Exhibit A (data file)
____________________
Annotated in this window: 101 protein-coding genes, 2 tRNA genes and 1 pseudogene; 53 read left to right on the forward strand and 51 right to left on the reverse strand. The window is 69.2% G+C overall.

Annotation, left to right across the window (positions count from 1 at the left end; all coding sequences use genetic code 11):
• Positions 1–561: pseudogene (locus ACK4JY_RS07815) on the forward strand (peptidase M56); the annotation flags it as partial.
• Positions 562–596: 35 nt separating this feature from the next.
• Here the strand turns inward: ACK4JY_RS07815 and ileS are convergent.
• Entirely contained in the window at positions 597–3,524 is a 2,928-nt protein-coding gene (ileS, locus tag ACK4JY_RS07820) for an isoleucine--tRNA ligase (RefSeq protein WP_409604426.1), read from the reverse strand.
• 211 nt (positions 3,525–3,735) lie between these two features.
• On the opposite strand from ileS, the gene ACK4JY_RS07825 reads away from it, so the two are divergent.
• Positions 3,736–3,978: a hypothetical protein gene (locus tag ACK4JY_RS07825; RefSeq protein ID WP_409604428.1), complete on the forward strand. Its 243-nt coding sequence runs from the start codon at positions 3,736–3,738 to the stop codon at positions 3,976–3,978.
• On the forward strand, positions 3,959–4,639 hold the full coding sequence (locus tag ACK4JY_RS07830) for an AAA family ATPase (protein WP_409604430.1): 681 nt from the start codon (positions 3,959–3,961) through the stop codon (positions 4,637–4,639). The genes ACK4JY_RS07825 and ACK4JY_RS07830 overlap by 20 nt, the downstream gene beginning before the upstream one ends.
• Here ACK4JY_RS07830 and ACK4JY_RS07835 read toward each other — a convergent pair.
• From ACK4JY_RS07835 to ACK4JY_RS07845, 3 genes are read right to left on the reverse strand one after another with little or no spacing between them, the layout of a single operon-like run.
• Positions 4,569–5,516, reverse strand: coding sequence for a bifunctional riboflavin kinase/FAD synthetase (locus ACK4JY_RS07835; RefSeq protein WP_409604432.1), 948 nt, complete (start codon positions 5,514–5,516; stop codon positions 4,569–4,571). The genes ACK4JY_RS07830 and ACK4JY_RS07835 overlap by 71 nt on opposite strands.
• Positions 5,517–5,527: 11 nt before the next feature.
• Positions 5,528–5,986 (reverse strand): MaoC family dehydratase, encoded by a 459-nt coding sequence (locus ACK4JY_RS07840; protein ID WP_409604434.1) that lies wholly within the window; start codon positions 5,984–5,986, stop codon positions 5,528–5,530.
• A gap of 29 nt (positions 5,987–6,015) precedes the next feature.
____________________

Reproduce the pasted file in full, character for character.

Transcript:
Annotated in this window: 101 protein-coding genes, 2 tRNA genes and 1 pseudogene; 53 read left to right on the forward strand and 51 right to left on the reverse strand. The window is 69.2% G+C overall.

Annotation, left to right across the window (positions count from 1 at the left end; all coding sequences use genetic code 11):
• Positions 1–561: pseudogene (locus ACK4JY_RS07815) on the forward strand (peptidase M56); the annotation flags it as partial.
• Positions 562–596: 35 nt separating this feature from the next.
• Here the strand turns inward: ACK4JY_RS07815 and ileS are convergent.
• Entirely contained in the window at positions 597–3,524 is a 2,928-nt protein-coding gene (ileS, locus tag ACK4JY_RS07820) for an isoleucine--tRNA ligase (RefSeq protein WP_409604426.1), read from the reverse strand.
• 211 nt (positions 3,525–3,735) lie between these two features.
• On the opposite strand from ileS, the gene ACK4JY_RS07825 reads away from it, so the two are divergent.
• Positions 3,736–3,978: a hypothetical protein gene (locus tag ACK4JY_RS07825; RefSeq protein ID WP_409604428.1), complete on the forward strand. Its 243-nt coding sequence runs from the start codon at positions 3,736–3,738 to the stop codon at positions 3,976–3,978.
• On the forward strand, positions 3,959–4,639 hold the full coding sequence (locus tag ACK4JY_RS07830) for an AAA family ATPase (protein WP_409604430.1): 681 nt from the start codon (positions 3,959–3,961) through the stop codon (positions 4,637–4,639). The genes ACK4JY_RS07825 and ACK4JY_RS07830 overlap by 20 nt, the downstream gene beginning before the upstream one ends.
• Here ACK4JY_RS07830 and ACK4JY_RS07835 read toward each other — a convergent pair.
• From ACK4JY_RS07835 to ACK4JY_RS07845, 3 genes are read right to left on the reverse strand one after another with little or no spacing between them, the layout of a single operon-like run.
• Positions 4,569–5,516, reverse strand: coding sequence for a bifunctional riboflavin kinase/FAD synthetase (locus ACK4JY_RS07835; RefSeq protein WP_409604432.1), 948 nt, complete (start codon positions 5,514–5,516; stop codon positions 4,569–4,571). The genes ACK4JY_RS07830 and ACK4JY_RS07835 overlap by 71 nt on opposite strands.
• Positions 5,517–5,527: 11 nt before the next feature.
• Positions 5,528–5,986 (reverse strand): MaoC family dehydratase, encoded by a 459-nt coding sequence (locus ACK4JY_RS07840; protein ID WP_409604434.1) that lies wholly within the window; start codon positions 5,984–5,986, stop codon positions 5,528–5,530.
• A gap of 29 nt (positions 5,987–6,015) precedes the next feature.